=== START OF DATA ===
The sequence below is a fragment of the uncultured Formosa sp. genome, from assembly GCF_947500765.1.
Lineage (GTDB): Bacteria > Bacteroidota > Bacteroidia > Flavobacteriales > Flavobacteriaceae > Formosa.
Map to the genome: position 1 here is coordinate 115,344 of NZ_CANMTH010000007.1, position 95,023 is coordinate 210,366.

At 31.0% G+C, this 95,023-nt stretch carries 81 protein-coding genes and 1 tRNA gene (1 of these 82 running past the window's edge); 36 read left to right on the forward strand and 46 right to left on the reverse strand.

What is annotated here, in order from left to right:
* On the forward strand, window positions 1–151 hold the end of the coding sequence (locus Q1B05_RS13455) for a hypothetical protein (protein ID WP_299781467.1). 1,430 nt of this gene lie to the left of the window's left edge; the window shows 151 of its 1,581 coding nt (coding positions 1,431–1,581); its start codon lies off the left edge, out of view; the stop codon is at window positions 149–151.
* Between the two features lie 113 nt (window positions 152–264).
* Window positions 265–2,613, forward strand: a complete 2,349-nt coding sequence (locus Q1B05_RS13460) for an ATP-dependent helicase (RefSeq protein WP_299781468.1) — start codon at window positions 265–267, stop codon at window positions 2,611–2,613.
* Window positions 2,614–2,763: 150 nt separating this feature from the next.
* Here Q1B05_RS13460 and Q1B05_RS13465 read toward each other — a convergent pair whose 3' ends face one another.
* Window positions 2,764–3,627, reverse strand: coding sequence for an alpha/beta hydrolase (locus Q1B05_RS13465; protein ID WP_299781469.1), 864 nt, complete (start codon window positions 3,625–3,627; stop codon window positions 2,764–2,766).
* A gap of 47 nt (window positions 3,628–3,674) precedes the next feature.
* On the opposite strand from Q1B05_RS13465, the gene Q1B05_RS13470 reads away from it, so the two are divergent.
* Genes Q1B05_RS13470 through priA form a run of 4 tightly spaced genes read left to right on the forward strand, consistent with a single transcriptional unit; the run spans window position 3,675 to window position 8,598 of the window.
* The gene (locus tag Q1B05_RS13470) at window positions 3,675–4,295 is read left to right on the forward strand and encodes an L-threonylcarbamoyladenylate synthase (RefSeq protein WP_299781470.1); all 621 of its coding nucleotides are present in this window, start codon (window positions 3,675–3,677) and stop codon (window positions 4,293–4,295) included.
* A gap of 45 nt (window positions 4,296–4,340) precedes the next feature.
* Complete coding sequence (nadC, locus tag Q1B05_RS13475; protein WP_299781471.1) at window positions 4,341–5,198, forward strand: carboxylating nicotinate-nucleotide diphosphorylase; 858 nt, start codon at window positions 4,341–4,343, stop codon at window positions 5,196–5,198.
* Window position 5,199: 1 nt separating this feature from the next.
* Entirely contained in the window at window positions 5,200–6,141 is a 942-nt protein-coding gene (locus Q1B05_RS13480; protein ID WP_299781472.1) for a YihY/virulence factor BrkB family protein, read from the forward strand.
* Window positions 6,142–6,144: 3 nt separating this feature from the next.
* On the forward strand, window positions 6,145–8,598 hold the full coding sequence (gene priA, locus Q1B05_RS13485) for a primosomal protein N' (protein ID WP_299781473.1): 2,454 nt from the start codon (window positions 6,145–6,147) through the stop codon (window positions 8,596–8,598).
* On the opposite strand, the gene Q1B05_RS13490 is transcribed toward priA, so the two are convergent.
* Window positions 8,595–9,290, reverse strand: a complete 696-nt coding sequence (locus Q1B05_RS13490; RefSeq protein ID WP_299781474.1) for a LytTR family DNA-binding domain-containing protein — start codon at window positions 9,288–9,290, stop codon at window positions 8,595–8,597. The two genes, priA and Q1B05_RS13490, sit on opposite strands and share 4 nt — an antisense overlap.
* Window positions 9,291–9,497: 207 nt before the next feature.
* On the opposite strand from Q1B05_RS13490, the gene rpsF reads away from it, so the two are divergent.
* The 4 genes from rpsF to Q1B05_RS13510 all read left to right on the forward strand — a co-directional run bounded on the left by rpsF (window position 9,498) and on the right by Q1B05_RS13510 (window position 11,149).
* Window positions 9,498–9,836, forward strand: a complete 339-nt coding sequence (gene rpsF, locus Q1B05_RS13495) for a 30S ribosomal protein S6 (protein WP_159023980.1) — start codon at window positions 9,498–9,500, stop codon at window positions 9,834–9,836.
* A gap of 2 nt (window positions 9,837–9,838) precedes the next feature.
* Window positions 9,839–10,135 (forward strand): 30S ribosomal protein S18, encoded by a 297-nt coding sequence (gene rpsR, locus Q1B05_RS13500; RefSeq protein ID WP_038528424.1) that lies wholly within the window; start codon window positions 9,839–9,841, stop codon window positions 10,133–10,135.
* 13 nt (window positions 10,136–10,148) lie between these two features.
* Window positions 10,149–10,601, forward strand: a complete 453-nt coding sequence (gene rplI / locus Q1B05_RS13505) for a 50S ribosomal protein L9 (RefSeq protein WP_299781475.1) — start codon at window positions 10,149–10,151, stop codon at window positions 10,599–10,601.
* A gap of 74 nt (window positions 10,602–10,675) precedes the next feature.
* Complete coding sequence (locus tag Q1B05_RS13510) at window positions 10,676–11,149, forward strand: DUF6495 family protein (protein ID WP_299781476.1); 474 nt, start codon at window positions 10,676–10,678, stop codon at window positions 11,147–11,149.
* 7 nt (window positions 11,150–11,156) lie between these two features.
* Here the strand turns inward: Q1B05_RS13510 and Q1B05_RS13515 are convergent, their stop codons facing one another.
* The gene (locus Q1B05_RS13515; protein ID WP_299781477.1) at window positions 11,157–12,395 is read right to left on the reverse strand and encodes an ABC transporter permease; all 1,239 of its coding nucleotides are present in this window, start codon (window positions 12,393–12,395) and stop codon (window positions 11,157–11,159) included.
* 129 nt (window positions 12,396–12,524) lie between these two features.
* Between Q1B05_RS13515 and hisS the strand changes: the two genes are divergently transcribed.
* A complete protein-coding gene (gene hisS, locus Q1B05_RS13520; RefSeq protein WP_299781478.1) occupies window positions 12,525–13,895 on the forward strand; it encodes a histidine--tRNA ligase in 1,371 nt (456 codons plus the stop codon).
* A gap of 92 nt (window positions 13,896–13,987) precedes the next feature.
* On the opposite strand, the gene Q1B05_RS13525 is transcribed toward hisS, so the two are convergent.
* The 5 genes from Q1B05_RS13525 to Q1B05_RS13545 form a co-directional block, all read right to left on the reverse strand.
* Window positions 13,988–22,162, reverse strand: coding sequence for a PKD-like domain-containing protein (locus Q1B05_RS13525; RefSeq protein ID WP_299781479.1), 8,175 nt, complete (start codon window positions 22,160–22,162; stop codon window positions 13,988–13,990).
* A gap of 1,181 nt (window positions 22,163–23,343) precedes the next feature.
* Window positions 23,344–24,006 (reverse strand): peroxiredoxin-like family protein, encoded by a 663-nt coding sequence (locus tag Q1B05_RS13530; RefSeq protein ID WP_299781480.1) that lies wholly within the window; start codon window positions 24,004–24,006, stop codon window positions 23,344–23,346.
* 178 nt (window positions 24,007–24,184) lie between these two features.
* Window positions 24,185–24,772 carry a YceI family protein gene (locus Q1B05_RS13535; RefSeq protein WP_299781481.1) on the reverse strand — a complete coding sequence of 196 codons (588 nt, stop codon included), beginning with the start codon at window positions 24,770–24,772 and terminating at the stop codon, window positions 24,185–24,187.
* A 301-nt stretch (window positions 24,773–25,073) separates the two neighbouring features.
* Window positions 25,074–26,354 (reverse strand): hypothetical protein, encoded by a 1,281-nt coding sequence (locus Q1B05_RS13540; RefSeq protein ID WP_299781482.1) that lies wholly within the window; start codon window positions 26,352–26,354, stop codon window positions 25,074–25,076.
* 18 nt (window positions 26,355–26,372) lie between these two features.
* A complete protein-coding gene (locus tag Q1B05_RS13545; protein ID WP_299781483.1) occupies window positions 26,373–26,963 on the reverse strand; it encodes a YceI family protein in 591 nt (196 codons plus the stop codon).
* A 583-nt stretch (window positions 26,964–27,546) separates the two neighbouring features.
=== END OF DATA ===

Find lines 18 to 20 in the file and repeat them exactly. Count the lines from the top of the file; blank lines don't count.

* Window position 5,199: 1 nt separating this feature from the next.
* Entirely contained in the window at window positions 5,200–6,141 is a 942-nt protein-coding gene (locus Q1B05_RS13480; protein ID WP_299781472.1) for a YihY/virulence factor BrkB family protein, read from the forward strand.
* Window positions 6,142–6,144: 3 nt separating this feature from the next.